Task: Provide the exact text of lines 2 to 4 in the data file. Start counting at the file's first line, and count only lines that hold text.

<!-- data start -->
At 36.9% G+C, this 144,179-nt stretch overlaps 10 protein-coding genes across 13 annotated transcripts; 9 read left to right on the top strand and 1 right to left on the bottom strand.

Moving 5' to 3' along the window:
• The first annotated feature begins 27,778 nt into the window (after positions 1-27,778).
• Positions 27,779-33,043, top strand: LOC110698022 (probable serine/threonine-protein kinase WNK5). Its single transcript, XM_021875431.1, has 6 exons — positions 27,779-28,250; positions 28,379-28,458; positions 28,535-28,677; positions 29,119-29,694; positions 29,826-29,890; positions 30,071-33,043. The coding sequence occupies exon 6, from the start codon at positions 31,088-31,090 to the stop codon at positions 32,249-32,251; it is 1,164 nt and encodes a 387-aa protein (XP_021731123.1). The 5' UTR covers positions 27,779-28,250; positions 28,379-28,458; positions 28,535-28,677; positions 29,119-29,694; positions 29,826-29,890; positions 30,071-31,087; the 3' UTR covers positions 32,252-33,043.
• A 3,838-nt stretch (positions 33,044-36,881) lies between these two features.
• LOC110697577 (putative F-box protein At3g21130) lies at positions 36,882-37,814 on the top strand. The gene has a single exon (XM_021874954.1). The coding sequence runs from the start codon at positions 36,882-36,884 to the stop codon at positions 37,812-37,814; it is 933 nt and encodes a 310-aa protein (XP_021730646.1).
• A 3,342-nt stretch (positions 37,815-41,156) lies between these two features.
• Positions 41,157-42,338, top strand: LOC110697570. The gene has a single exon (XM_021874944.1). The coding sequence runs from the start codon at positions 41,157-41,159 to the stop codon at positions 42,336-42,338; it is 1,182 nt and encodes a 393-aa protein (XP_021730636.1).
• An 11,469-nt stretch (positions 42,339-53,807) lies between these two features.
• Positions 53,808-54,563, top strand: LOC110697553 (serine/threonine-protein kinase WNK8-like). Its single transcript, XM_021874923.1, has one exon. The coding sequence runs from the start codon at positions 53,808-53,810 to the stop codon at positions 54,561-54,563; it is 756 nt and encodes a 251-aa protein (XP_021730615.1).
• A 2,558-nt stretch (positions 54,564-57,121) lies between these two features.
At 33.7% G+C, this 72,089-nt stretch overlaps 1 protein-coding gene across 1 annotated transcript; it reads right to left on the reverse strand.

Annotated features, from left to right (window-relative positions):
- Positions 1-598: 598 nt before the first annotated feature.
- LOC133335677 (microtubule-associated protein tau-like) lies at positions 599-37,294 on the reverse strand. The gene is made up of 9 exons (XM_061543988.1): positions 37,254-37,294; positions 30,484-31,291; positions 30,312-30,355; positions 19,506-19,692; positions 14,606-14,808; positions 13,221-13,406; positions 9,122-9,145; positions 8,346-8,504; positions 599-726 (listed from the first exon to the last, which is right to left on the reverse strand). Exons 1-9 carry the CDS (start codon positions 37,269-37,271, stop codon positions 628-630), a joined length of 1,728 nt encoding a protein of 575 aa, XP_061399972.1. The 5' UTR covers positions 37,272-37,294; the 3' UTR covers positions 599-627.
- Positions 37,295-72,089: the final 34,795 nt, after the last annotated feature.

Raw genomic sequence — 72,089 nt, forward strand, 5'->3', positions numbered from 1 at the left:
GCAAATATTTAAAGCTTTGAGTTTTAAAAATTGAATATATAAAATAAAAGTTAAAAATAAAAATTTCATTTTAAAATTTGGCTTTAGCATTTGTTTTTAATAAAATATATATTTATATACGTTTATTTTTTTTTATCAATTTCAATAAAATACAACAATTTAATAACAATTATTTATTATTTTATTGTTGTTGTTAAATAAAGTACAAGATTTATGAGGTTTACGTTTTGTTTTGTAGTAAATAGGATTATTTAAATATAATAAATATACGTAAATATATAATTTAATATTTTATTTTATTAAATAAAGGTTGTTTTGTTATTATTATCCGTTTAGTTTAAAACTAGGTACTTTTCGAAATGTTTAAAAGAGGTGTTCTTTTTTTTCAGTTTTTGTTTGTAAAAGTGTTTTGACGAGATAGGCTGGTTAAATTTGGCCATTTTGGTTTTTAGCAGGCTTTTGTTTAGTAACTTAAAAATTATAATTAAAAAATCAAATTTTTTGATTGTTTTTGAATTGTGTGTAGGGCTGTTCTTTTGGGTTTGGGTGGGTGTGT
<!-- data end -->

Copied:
Moving 5' to 3' along the window:
• The first annotated feature begins 27,778 nt into the window (after positions 1-27,778).
• Positions 27,779-33,043, top strand: LOC110698022 (probable serine/threonine-protein kinase WNK5). Its single transcript, XM_021875431.1, has 6 exons — positions 27,779-28,250; positions 28,379-28,458; positions 28,535-28,677; positions 29,119-29,694; positions 29,826-29,890; positions 30,071-33,043. The coding sequence occupies exon 6, from the start codon at positions 31,088-31,090 to the stop codon at positions 32,249-32,251; it is 1,164 nt and encodes a 387-aa protein (XP_021731123.1). The 5' UTR covers positions 27,779-28,250; positions 28,379-28,458; positions 28,535-28,677; positions 29,119-29,694; positions 29,826-29,890; positions 30,071-31,087; the 3' UTR covers positions 32,252-33,043.